I lead a blessed life. My family is healthy. We have a roof over our heads, and we are free from hunger. Having known times with my adoptive family when this was not the case, I appreciate everything. I am content and feel pretty darn accomplished…until I call my first mother.
Twenty-five years after the reunion, conversations with her turn me back into the given away infant in the photo I keep on my desk to remind myself how far I’ve come. I know this is my wound (Primal, I guess), and an issue I really should have worked through by now. I do use the brilliant coping exercises in the book Adoption Healing by Joe Soll, which gave me the background chant I use when first mother contact spirals me into an infantile turmoil.
“It’s not happening now. She is not leaving me. That was a long time ago.”
I can hear readers of this blog (especially those who are still in search) clucking their tongues at my daring to deflate the bliss of knowing who bore me. I get it. I am sharing this as a warning, a guidepost to help you understand the feelings of woe that often surface long after the honeymoon of reunion ends. (To be fair I must mention that there is nothing she can say or do to change this. She is kind to me, and giving.)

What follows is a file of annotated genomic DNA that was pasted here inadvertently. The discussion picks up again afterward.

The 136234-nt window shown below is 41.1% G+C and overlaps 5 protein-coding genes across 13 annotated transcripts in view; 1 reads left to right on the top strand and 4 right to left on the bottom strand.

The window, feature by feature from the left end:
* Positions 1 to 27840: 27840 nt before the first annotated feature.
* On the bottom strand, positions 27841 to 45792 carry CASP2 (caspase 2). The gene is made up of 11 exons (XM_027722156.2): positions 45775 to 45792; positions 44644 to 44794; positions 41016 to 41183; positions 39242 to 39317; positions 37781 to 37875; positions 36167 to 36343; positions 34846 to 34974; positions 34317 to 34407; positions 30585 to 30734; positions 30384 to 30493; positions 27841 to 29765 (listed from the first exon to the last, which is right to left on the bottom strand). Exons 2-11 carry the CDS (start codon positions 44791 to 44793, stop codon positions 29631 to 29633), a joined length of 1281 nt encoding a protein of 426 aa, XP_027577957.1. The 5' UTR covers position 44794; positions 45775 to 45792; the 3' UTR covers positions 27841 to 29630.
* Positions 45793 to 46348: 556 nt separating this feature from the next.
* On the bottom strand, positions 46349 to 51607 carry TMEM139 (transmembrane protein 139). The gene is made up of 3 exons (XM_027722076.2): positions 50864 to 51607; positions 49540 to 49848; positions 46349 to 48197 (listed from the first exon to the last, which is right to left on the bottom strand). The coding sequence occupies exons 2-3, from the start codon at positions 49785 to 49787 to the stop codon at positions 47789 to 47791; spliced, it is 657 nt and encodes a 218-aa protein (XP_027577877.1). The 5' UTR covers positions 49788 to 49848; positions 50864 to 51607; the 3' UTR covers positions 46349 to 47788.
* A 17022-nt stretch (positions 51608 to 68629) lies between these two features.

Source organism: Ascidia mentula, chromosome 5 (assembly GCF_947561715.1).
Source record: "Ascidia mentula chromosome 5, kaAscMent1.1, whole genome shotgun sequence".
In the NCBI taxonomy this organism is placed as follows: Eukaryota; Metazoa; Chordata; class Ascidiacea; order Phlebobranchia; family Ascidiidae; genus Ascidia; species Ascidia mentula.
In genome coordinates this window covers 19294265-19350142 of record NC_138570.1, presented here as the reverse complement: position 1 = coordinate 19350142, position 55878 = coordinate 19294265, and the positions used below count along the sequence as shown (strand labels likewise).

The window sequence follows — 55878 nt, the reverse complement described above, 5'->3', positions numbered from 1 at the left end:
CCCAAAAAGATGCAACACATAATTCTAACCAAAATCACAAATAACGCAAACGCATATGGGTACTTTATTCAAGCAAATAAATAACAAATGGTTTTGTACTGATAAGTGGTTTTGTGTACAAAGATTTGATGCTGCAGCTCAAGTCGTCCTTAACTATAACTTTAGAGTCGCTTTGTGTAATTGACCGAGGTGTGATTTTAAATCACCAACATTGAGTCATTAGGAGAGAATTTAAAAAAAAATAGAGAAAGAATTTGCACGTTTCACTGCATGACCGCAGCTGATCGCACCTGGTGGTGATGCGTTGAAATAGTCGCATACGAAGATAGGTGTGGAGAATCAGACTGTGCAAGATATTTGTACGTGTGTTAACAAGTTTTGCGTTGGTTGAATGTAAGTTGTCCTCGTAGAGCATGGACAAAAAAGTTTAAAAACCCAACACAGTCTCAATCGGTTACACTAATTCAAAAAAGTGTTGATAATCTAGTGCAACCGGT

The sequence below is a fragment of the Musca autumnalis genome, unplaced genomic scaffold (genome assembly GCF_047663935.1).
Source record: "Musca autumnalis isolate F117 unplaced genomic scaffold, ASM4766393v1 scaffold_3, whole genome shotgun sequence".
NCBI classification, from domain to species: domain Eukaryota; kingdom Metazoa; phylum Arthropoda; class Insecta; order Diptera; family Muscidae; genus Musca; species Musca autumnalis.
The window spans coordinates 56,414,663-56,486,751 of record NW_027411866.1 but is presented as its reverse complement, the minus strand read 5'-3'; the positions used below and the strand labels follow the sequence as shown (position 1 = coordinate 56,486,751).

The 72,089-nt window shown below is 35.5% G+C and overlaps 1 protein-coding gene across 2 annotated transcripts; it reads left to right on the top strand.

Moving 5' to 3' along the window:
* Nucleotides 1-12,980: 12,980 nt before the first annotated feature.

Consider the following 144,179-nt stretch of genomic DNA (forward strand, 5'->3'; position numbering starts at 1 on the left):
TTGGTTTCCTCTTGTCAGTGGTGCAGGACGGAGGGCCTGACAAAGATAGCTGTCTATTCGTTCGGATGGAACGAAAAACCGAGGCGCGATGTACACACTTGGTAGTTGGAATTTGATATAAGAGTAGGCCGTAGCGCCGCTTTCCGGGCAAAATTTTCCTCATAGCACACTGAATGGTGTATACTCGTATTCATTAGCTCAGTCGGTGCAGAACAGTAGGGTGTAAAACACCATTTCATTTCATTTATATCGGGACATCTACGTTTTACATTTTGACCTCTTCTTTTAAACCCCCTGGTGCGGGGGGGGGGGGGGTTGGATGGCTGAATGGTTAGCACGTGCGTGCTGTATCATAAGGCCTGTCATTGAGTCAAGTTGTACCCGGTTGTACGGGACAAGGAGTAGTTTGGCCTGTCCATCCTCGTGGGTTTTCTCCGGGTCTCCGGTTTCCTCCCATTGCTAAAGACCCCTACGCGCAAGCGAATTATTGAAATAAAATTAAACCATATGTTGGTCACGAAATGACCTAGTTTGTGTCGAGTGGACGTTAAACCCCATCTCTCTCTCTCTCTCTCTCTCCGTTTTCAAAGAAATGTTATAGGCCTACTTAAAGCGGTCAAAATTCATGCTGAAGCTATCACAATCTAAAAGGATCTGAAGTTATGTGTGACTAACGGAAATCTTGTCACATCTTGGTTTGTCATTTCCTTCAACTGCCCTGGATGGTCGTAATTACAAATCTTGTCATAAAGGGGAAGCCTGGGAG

Despite the effectiveness of Joe Sol’s Adoption Healing exercises, I still wallow after our conversations in a strange limbo of being an alien in her made-up world. I belong to my first mother by blood, but unlike her other children (the kept ones) I cannot experience the true/unconditional state of her motherhood. Unconditional love is a feeling I understand and define by my adopted mother.
If you ask me what makes conversations with my first mother so debilitating, I would say it is that she reacts to the kept siblings in a manner consistent with shared experience. While I have shared two adult decades with my first mother, the essential bond of being present in my formative years is missing.
We have all witnessed the ribbing, joking and comfortable behavior of family units. Most have a relaxed, informal way of acting around each other. This family interplay is a representation of years spent living together, agreeing, disagreeing, and seeing the world through shared experience. They are a unit.
As an adoptee, I can never be an ordinary member of my first family. No matter what is said or shared, she raised my siblings. She acts differently around me, less comfortable, more formal, guarded. For years, I thought I imagined her awkwardness when we visited, and the opening blossom of her real self with my half-siblings. Only a close family friend’s comment assured my that it was the truth when he said, “she acts so differently around you.”
I am a grown ass woman and a long-reunited adoptee. Still, the ripples of my relinquishment tear at my heart in ways I was sure reunion would settle. Bonds stolen at the moment of separation can be yearned for, but never fully repaired. I am still happy that I searched, but hate the awful truths that adoption has cast on my life.
Blessings for reunion and healing,